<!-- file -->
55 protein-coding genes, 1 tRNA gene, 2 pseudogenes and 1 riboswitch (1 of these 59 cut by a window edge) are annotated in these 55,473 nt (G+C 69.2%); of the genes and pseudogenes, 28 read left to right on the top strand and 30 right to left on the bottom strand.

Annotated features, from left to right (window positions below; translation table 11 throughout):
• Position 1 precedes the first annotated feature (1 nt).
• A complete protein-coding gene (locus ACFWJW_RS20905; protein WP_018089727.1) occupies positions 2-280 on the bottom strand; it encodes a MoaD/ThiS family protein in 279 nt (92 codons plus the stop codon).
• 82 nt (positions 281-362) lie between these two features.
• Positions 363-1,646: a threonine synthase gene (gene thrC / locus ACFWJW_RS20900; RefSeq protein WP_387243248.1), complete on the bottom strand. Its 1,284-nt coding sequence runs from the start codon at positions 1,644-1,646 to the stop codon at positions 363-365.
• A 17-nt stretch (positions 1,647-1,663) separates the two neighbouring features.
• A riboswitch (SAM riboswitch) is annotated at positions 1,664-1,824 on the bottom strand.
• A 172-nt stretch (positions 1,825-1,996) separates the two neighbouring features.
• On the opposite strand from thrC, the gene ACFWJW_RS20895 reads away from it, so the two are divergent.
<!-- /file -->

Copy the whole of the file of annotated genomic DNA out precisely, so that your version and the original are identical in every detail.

55 protein-coding genes, 1 tRNA gene, 2 pseudogenes and 1 riboswitch (1 of these 59 cut by a window edge) are annotated in these 55,473 nt (G+C 69.2%); of the genes and pseudogenes, 28 read left to right on the top strand and 30 right to left on the bottom strand.

Annotated features, from left to right (window positions below; translation table 11 throughout):
• Position 1 precedes the first annotated feature (1 nt).
• A complete protein-coding gene (locus ACFWJW_RS20905; protein WP_018089727.1) occupies positions 2-280 on the bottom strand; it encodes a MoaD/ThiS family protein in 279 nt (92 codons plus the stop codon).
• 82 nt (positions 281-362) lie between these two features.
• Positions 363-1,646: a threonine synthase gene (gene thrC / locus ACFWJW_RS20900; RefSeq protein WP_387243248.1), complete on the bottom strand. Its 1,284-nt coding sequence runs from the start codon at positions 1,644-1,646 to the stop codon at positions 363-365.
• A 17-nt stretch (positions 1,647-1,663) separates the two neighbouring features.
• A riboswitch (SAM riboswitch) is annotated at positions 1,664-1,824 on the bottom strand.
• A 172-nt stretch (positions 1,825-1,996) separates the two neighbouring features.
• On the opposite strand from thrC, the gene ACFWJW_RS20895 reads away from it, so the two are divergent.